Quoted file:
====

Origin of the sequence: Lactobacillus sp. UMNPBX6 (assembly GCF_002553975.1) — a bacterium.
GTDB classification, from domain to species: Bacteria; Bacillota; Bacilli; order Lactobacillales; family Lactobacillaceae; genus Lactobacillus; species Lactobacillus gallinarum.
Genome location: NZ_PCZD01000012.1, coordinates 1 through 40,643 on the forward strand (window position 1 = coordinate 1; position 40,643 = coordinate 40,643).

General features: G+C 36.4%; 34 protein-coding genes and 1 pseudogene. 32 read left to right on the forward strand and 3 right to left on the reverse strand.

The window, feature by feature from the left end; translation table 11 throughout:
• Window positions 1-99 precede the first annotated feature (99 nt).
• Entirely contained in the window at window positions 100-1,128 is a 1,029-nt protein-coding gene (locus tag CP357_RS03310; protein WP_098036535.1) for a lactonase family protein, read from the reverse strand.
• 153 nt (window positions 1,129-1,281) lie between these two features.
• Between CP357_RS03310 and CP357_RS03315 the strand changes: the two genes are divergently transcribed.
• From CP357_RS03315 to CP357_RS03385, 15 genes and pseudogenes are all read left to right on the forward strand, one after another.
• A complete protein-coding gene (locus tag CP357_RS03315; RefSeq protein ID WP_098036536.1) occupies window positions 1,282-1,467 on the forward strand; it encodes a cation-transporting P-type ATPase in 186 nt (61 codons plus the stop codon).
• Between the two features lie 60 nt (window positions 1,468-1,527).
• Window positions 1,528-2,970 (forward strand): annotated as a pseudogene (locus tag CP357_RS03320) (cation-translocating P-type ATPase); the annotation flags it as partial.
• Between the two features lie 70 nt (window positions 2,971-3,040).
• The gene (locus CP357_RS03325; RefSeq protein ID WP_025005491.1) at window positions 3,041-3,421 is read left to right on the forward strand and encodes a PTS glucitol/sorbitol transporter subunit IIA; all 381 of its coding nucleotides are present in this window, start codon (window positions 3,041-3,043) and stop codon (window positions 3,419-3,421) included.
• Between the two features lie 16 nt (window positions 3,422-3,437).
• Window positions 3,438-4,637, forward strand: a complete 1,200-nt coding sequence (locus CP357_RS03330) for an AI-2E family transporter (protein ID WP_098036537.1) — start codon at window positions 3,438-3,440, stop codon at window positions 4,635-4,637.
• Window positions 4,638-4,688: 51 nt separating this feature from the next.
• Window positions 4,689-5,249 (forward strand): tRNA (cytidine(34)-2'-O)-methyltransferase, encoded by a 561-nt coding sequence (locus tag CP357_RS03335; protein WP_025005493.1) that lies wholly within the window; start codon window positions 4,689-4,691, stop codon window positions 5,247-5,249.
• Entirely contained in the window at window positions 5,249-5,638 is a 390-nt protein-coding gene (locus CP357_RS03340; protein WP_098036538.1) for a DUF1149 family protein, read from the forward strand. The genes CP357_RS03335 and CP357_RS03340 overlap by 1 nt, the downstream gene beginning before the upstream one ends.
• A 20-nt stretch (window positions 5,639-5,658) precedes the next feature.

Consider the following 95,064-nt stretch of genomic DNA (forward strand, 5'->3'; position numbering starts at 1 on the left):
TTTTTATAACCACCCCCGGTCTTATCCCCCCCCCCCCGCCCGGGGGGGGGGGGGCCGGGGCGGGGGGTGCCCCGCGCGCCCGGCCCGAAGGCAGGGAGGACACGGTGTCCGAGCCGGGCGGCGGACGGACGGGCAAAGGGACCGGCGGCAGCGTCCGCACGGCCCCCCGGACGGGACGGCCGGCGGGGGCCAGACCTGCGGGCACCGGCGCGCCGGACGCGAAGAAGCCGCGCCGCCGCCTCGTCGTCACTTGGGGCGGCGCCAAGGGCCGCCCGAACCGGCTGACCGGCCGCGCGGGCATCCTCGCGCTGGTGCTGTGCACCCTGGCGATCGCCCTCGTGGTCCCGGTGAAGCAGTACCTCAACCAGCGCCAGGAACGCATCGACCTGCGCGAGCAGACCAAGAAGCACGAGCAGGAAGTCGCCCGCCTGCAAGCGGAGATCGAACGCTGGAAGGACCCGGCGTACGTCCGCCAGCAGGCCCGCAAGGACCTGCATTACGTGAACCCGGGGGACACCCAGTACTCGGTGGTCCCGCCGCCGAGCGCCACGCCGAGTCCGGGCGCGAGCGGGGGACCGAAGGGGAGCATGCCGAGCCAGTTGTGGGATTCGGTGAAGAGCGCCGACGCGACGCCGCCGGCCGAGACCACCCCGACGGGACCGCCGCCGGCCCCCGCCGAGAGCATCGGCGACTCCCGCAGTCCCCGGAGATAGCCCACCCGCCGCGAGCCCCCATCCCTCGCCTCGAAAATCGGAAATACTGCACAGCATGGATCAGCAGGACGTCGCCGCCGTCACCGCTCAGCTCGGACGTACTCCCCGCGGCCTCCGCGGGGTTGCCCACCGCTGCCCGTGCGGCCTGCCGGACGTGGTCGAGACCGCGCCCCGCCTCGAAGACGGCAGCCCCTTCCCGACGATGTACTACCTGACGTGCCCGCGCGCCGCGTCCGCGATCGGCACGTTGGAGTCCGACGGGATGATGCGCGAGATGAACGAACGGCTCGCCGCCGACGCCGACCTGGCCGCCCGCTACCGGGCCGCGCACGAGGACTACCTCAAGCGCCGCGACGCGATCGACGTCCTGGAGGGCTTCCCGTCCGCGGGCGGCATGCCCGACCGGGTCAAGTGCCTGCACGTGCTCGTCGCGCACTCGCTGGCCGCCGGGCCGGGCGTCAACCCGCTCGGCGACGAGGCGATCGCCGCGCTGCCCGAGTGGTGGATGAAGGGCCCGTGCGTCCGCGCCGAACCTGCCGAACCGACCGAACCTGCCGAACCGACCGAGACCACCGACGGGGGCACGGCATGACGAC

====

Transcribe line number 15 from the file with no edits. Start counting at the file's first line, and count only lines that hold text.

• The gene (locus CP357_RS03325; RefSeq protein ID WP_025005491.1) at window positions 3,041-3,421 is read left to right on the forward strand and encodes a PTS glucitol/sorbitol transporter subunit IIA; all 381 of its coding nucleotides are present in this window, start codon (window positions 3,041-3,043) and stop codon (window positions 3,419-3,421) included.